Yes, sorry, that's what I meant.

"...unless of course, you have a loss. You can claim any loss up to 3000 on your 2009 return and carry over any leftover to future years until it's used up."

Let's say she took a $4K long term capital loss but had a $500 long term capital gain on some other stock she sold in 2009. Can she offset the $500 gain and also deduct $3K from her income and carry the remaining $500 over to future years? That's how it works, isn't it? That $3K limit only applies when deducting the loss from ordinary income?


Yes, you always offset the losses and gains. It is the final net result that affects your taxes. If your net is a loss you can deduct up to 3000 from your ordinary income and carry the rest to the next year.
Top
supporter
Posted by Wendy Wilson (+6171) 11 years ago
Barb,

Maybe you have some yearly statements that show the total amount invested in the fund. If you've invested with the same firm for the 23 years you should be able to get the information from them. You don't want to have to pay taxes on anymore than you have to. If you can't determine a cost the IRS assumes it's zero and you definitely don't want that.


This is a lesson for all investors. It is your responsibility to keep track of your cost basis. The broker firm is not required to although I think there is a new requirement that they have to report whatever info they do have. It's just if you've held an investment for a long time and transfer it from place to place your broker may not have the info.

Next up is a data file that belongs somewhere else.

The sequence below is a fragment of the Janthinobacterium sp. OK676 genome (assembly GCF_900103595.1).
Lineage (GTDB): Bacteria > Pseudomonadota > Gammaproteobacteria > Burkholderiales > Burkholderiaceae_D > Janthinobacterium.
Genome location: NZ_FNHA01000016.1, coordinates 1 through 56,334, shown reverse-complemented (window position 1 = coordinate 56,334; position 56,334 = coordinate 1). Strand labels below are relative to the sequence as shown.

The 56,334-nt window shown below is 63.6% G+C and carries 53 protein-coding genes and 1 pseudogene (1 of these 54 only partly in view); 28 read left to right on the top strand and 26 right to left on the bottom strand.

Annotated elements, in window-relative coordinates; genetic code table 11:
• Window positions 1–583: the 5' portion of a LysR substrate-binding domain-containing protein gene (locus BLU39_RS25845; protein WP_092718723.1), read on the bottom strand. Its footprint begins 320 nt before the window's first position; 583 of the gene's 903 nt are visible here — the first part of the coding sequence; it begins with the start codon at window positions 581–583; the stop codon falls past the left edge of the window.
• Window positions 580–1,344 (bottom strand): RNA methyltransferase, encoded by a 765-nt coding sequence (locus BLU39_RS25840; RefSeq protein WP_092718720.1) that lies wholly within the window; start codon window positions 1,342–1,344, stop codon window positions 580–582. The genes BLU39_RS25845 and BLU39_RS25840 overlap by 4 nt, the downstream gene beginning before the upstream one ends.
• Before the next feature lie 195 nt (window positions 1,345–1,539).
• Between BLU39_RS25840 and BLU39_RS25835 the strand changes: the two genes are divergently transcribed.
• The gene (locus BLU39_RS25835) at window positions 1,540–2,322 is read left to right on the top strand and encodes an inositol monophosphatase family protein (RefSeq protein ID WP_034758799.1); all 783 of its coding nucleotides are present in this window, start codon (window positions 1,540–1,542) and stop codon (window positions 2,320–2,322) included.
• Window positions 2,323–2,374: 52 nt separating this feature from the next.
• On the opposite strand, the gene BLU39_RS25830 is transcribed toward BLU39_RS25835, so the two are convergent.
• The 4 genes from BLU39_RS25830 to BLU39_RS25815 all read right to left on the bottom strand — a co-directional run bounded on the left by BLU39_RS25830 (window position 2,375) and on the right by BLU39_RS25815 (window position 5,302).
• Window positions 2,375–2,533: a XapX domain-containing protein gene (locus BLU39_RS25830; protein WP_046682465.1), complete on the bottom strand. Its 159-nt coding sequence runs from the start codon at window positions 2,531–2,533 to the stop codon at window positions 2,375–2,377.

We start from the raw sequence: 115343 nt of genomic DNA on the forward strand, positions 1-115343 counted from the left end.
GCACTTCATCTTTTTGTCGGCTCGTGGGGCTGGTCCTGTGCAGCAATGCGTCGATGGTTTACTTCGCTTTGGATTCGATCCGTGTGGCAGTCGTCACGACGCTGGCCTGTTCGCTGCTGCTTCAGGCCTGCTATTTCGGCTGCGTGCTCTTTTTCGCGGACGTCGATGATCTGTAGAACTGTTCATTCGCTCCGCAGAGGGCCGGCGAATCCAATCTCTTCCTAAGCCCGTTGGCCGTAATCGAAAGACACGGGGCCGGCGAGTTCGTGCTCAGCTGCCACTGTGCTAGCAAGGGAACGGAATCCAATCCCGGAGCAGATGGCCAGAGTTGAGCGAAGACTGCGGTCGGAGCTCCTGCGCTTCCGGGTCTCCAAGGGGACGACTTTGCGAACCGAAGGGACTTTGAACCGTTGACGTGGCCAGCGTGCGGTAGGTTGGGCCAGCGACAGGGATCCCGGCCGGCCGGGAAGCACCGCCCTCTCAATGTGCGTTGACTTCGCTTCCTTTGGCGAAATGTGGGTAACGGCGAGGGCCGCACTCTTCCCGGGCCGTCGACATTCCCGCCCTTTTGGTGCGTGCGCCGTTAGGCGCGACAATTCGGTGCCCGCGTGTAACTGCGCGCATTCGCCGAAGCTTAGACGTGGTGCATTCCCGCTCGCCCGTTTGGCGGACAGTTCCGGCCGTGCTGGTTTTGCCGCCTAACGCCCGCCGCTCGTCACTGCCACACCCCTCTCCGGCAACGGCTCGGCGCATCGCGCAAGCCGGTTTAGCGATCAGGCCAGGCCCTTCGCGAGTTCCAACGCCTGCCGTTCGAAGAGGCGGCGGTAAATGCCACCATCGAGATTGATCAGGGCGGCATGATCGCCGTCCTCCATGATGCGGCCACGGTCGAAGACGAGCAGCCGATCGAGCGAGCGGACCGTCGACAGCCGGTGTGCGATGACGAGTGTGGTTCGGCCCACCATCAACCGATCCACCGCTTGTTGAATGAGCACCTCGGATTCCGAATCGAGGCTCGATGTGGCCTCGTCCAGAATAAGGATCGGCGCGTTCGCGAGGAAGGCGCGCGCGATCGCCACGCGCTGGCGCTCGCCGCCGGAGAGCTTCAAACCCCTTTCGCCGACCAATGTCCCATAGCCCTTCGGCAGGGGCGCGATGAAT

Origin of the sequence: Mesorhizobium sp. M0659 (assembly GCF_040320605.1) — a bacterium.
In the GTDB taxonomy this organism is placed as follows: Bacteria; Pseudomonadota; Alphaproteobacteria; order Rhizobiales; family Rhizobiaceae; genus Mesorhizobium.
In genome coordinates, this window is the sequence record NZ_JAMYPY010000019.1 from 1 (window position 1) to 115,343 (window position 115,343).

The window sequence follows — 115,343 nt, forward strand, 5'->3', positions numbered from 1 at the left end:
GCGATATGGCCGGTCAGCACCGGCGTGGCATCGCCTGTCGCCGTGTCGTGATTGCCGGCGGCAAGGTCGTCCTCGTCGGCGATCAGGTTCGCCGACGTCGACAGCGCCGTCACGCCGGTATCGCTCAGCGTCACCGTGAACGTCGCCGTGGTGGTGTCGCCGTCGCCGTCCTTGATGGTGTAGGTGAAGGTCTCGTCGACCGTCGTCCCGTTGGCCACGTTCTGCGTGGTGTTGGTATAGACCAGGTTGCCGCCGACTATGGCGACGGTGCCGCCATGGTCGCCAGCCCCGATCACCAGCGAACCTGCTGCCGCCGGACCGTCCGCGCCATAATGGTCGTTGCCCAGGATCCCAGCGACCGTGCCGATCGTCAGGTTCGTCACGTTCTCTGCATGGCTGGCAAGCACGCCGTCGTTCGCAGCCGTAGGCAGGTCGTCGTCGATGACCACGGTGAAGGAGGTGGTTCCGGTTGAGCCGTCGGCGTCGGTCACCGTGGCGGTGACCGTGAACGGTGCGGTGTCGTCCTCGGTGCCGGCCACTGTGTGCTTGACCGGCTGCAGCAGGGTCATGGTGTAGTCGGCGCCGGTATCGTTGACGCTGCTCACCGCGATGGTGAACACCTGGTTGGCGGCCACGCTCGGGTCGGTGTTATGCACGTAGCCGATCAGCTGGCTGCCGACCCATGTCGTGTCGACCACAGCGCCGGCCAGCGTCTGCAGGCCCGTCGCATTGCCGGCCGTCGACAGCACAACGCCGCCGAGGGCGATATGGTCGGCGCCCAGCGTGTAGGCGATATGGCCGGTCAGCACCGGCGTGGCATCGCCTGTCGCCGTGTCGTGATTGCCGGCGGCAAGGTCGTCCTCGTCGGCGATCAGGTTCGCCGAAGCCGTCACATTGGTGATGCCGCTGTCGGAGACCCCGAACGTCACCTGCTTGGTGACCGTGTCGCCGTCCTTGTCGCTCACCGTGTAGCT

Top
moderator
founder
Posted by David Schott (+16636) 11 years ago
I'd be curious to know the details of how transferring shares in a mutual fund from one brokerage to another resulted in a sale of shares. Please tell me the source brokerage was not ShCitigroup's Salomon Smith Blarney.
Top
supporter
Posted by Barb Holcomb (+400) 11 years ago
David

It wasn't Smith Barney or Citigroup. I'm still using the same management firm (First Command), just went from a fund that had closed to new investors and wasn't doing anything to a group of funds that is very actively managed. I didn't realize it was considered selling anything either. I understood it as closing one account and tranferring to another one. I end up having Ordinary and qualified dividends on both accounts which seems like I'm taxed twice for the same thing.

Wendy - thanks again. I do have all the annual statements, just not with me or able to get to them until I redeploy.
Top
moderator
founder
Posted by David Schott (+16636) 11 years ago
Thanks for filling me in, Barb. That all makes sense.